U.S. automotive outlet InsideLine brings forward a new test drive review of the 2012 BMW 6 Series Convertible. While the design language and technical details have been heavily discussed by us before, we will give you an excerpt from their review that focuses on the driving experience.
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“The 2012 BMW 650i Convertible’s on-road character is determined by BMW’s DynamicDrive system, which alters the setting of the springs, shock absorbers, antiroll bars, throttle mapping, gearbox shift points, weighting of the electromechanical steering and, on our test car, the optional rear steer system. It’s all controlled by a button on the dash that offers a choice between Comfort, Normal, Sport and Sport Plus modes — the latter of which also delays the intervention of the stability and traction control systems.
Handles Well for a Big Fella
We found the Normal mode best suited to most conditions, although there’s no doubting that Sport mode turns the new BMW into a surprisingly adept performer. The new chassis, much of which is shared with the latest 5 Series, shines through, offering a surprising amount of feedback. And even with that big engine sitting up front, the inherent balance makes it feel alive and responsive to every movement of the wheel. All this in an open-top car that weighs more than 4,200 pounds.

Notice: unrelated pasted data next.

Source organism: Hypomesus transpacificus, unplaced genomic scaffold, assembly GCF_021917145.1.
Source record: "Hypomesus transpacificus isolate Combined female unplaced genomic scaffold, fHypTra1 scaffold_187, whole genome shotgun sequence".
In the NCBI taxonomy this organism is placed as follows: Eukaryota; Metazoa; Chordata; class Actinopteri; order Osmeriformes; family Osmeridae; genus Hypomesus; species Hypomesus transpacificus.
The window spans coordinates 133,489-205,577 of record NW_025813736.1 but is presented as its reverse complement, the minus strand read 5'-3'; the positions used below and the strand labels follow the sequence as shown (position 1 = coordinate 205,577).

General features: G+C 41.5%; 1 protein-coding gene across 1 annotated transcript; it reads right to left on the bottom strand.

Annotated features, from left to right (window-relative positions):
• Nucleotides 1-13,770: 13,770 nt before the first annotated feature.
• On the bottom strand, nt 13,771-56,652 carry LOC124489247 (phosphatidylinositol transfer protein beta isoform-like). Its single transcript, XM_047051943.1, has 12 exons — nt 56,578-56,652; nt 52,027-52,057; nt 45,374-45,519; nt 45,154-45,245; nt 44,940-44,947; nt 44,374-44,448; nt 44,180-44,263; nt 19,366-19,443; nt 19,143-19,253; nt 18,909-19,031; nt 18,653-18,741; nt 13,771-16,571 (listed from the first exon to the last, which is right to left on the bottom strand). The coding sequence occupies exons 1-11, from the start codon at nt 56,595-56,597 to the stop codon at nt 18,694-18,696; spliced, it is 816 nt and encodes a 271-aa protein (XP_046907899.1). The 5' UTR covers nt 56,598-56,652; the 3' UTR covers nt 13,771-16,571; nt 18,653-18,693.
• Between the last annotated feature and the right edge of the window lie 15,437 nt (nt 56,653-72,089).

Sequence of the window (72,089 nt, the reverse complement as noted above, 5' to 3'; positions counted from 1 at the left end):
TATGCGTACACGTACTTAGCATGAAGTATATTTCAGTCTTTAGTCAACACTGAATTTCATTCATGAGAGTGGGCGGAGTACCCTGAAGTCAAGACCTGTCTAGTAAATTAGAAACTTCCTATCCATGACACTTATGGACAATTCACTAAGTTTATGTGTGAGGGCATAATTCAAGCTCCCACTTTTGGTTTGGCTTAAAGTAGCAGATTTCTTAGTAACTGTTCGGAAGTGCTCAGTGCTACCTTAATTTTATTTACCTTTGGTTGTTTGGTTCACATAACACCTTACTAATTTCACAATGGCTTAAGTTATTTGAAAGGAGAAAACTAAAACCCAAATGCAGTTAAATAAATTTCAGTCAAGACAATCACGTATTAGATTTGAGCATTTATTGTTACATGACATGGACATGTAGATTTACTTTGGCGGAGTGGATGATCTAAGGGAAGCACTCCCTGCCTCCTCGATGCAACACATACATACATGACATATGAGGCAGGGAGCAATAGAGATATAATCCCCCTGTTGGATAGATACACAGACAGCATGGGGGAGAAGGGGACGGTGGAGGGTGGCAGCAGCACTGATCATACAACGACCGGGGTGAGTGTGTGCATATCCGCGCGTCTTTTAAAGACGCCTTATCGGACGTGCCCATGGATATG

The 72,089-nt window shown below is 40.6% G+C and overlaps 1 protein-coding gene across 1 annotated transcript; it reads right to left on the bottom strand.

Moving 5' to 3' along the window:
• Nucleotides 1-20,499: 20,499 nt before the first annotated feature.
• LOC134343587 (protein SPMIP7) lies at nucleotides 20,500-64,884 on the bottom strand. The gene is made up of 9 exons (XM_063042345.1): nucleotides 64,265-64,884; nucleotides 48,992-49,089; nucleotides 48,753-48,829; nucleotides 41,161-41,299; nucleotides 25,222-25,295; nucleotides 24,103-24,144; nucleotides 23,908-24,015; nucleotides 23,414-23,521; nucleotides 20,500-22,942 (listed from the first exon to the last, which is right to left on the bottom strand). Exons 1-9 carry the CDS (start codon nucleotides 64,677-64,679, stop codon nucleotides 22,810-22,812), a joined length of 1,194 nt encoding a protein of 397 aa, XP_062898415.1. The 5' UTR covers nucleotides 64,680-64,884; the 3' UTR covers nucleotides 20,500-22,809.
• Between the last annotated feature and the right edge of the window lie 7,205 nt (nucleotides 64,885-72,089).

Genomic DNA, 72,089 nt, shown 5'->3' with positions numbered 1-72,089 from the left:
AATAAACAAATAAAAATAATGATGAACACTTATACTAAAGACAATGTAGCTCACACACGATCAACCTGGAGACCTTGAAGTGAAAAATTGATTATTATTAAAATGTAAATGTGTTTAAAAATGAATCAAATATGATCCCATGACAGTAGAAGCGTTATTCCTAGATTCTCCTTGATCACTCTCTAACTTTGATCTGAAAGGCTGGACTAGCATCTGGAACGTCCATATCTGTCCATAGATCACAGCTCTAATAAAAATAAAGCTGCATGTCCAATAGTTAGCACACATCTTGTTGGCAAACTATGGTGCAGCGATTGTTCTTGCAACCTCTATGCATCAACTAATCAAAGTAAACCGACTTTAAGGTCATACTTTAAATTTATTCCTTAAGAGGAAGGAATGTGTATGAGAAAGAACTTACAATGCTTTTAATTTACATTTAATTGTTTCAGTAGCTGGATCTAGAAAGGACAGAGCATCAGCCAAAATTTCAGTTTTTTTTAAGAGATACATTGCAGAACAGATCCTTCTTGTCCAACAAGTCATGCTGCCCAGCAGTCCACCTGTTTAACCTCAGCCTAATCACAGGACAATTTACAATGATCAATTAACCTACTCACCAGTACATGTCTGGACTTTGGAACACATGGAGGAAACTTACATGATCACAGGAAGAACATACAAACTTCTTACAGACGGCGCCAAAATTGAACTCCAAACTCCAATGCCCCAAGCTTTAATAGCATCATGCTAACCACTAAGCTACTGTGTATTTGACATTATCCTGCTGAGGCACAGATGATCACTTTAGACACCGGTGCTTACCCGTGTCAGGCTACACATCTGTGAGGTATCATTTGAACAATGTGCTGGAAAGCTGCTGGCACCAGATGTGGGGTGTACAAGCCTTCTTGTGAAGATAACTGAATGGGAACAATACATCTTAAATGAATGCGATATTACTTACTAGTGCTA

The 2012 BMW 650i Convertible is deceptively quick over winding mountain roads. The abundant front end grip and terrifically secure rear end allows you to thread it effortlessly through tightening-radius corners at speeds that might have you feathering the throttle in some open-top rivals. The inclusion of rear-wheel steer ensures excellent response as you turn in and with hydraulic motors acting on the antiroll bars there’s precious little body roll as lateral forces begin to build.
For such a big lump of a car, overall agility is very impressive. Weight it seems is no match for BMW’s vast array of dynamic enhancing systems. Despite the firm qualities of the springs and dampers in Sport mode, the 2012 BMW 650i isn’t overly harsh or unforgiving. Only hard struck corrugations prompt a shudder through the chassis, and even then they are well controlled; the upmarket open top settles superbly after initial shocks, requiring just one extra compression to dissipate energy.”